Like many other Australian Aboriginal languages, Dieri, as community members spell it (or Diyari, as linguists spell it), has just three vowel sounds: i, u, a. These are pronounced short and clear as in Italian.

There are 23 consonants, some of which are written with two letters together:
d, k, l, lh, ly, m, n, ng, nh, ny, p, r, rr, r, rd, rl, rn, rt, t, th, ty, w, y.

The sounds written with two letters have the following values:

  • for lh, nh and th the h indicates that the tip of the tongue is placed between the teeth, so pronounce lh like l but with the tongue tip between the teeth, the same for nh and th — do not pronounce th like English ‘th’ in ‘thing’ or in ‘this’. The Dieri sound does not have the noisy friction of the English sound
  • for ly, ny and ty the y indicates that the body of the tongue is raised towards the hard palate, adding a palatal ‘y’ to the consonant. Dieri ny sounds similar to Italian gn in signora ‘Mrs’ or gnocchi ‘a kind of stuffed pasta’, or like Spanish ñ as in señor ‘Mr.
  • for rd, rl, rn and rt the r indicates that the tip of the tongue is raised and curled backwards to produce what are called ‘retroflex’ sounds. You can approximate this by producing an American English ‘r’ plus ‘d’ or ‘l’ or ‘n’ or ‘t’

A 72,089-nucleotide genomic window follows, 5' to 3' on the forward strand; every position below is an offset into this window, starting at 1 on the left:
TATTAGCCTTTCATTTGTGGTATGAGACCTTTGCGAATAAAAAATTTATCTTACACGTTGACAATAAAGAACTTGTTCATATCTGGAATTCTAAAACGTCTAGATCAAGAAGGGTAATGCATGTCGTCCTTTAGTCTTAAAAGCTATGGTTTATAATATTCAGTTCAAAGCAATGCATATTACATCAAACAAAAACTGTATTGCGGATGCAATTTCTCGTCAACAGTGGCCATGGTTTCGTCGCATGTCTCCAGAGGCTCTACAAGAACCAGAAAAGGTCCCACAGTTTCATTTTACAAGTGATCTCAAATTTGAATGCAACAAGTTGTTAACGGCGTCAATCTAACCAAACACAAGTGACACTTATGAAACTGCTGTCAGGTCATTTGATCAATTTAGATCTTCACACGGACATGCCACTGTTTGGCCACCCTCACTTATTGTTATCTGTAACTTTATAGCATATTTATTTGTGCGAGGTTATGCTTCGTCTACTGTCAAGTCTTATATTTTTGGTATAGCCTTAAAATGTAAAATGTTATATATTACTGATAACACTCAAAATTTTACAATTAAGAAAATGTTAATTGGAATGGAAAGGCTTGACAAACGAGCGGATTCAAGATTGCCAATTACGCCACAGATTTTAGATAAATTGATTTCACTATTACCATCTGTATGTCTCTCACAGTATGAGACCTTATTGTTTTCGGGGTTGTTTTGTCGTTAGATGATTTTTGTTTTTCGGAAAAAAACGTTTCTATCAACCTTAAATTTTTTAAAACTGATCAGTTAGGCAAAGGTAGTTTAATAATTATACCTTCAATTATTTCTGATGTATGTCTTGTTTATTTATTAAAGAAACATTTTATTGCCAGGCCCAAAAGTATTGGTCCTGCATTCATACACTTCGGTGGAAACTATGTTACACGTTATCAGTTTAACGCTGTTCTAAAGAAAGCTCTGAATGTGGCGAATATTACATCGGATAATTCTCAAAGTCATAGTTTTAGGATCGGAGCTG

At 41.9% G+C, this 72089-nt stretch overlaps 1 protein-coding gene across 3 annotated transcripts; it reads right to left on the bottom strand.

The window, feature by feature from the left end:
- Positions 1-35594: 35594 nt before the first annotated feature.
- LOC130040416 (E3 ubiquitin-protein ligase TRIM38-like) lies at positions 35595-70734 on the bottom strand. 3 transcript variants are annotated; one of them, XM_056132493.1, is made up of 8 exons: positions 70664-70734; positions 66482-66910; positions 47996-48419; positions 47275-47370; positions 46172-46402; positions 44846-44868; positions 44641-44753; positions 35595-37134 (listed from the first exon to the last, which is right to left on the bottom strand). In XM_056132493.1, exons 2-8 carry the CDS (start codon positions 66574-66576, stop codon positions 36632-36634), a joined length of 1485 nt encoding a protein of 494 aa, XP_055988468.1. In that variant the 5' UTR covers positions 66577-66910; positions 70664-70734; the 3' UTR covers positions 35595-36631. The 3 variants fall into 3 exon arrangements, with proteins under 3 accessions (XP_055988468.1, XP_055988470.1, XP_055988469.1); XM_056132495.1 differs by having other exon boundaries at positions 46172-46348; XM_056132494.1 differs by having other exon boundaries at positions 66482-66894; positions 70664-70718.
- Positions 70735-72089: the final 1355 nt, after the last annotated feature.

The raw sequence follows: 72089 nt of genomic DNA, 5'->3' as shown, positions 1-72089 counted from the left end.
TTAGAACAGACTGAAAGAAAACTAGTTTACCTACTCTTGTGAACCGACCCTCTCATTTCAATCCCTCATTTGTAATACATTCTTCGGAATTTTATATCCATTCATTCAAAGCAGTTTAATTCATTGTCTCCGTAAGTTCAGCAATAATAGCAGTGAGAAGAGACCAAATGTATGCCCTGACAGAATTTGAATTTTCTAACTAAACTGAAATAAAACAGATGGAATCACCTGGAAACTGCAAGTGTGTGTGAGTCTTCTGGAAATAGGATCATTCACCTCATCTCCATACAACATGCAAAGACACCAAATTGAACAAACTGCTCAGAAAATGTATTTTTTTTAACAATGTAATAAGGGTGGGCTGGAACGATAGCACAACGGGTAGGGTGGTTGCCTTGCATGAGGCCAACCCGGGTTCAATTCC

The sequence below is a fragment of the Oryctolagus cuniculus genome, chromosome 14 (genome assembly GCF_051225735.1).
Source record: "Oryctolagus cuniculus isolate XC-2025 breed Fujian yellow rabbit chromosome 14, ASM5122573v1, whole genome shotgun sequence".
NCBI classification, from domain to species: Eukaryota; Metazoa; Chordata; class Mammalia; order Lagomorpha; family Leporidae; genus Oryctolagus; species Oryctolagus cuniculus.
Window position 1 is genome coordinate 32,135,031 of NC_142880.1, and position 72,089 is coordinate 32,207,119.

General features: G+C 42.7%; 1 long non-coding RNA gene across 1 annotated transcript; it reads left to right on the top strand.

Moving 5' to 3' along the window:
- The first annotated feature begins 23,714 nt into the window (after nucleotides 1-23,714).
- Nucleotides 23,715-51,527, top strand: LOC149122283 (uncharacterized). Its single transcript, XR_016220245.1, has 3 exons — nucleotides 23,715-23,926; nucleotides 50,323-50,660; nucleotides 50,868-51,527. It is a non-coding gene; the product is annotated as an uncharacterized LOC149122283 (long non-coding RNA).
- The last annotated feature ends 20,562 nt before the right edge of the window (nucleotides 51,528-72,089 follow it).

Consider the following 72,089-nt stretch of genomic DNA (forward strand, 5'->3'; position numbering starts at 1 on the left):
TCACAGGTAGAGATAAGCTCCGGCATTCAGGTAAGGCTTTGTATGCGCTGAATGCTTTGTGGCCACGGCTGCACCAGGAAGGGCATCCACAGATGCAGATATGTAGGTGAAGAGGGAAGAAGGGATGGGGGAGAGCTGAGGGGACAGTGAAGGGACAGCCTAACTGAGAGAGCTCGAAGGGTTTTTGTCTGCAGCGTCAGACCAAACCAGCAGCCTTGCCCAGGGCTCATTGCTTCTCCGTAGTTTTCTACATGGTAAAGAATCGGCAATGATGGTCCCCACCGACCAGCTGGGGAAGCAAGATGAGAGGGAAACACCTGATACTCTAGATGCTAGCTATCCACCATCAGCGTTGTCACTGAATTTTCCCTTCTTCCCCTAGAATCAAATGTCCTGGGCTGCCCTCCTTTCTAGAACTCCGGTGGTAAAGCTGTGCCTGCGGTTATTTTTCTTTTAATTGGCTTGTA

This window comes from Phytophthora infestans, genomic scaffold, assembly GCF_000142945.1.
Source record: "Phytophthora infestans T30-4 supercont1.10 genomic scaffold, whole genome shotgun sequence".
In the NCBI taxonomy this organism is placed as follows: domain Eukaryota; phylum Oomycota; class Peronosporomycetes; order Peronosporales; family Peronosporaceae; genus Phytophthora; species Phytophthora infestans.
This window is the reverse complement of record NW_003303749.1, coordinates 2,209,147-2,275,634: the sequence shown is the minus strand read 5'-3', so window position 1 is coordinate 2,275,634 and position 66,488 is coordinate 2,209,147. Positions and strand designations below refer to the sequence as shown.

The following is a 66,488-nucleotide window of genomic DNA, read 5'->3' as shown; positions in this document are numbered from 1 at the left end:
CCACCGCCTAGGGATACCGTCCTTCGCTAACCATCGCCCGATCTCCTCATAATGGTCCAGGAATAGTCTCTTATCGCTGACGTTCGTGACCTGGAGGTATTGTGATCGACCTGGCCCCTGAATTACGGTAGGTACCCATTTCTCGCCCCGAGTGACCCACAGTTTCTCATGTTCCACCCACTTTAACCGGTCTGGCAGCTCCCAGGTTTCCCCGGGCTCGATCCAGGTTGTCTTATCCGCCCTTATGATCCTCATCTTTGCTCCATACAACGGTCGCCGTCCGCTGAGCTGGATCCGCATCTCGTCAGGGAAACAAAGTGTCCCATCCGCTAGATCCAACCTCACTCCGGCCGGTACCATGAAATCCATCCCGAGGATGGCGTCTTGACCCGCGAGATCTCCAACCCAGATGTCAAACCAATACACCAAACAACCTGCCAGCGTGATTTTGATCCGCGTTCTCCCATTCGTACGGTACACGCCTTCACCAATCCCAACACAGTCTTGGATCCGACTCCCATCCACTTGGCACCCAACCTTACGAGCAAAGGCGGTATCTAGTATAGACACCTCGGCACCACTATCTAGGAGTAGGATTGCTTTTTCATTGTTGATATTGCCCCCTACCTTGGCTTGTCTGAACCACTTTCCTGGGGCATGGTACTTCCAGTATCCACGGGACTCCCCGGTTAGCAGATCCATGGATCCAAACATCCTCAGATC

• the combination ng represents a single sound, like English ‘ng’ at the end of ‘sing’. In Dieri it can also occur at the beginning of words, as in nganhi ‘I’, which can be difficult for English speakers to master. Do not pronounce ng at the beginning of a word like plain ‘n’ as this will be incorrect and cause confusion, eg. between nganhi ‘I’ and nhani ‘she’

Dieri has three r-sounds: a glide r with the tongue tip turned back, similar to an American ‘r’, a short flap r (pronounced very quickly, like the ‘d’ in the middle of Australian English words — Dieri kiri ‘clever’ sounds like English ‘kiddy’), and a strongly rolled rr pronounced like a Scottish ‘r’. The difference between the ‘r’s’ is important for meaning: compare thararna ‘to go up’, thara ‘thigh’, and tharrarna ‘to fly’.

Dieri has five n-sounds: n, nh, ny, ng and rn, and four l-sounds: l, lh, ly, and rl. Again, the differences between these sounds are important for meaning, as in: nganha ‘me’, ngana ‘to be’, and nganya ‘to muck around’.

The sounds written as n and nh, and l and lh can be optionally preceded by d when they occur as the second consonant of a word — speakers sometimes pronounce the d and sometimes omit it. Both pronunciations are correct. Some examples are: widlha or wilha ‘woman’, and thidna or thina ‘foot’.

All words in Dieri must end in a vowel, and all words begin with a consonant. In general stress (emphasis) falls on the first vowel of a word. So, for example, we have tyukurru pronounced as tyu-ku-ru with stress on the first tyu. Do not put emphasis on later syllables as this sounds very unnatural in Dieri (in English the word ‘kangaroo’ has stress on ‘roo’ but if you pronounce the Dieri word as tyu-ku-ru it would sound very strange to Dieri ears).

2 thoughts on “Spelling

  1. Congratulations to all the people working on this project supporting Diyari people and their language – A great team effort. This site provides a range of information and ideas. Thank you for sharing.

  2. Thanks – I am going to have a go at singing “We are Australian” in the Dieri language. I hope I don’t completely murder it!

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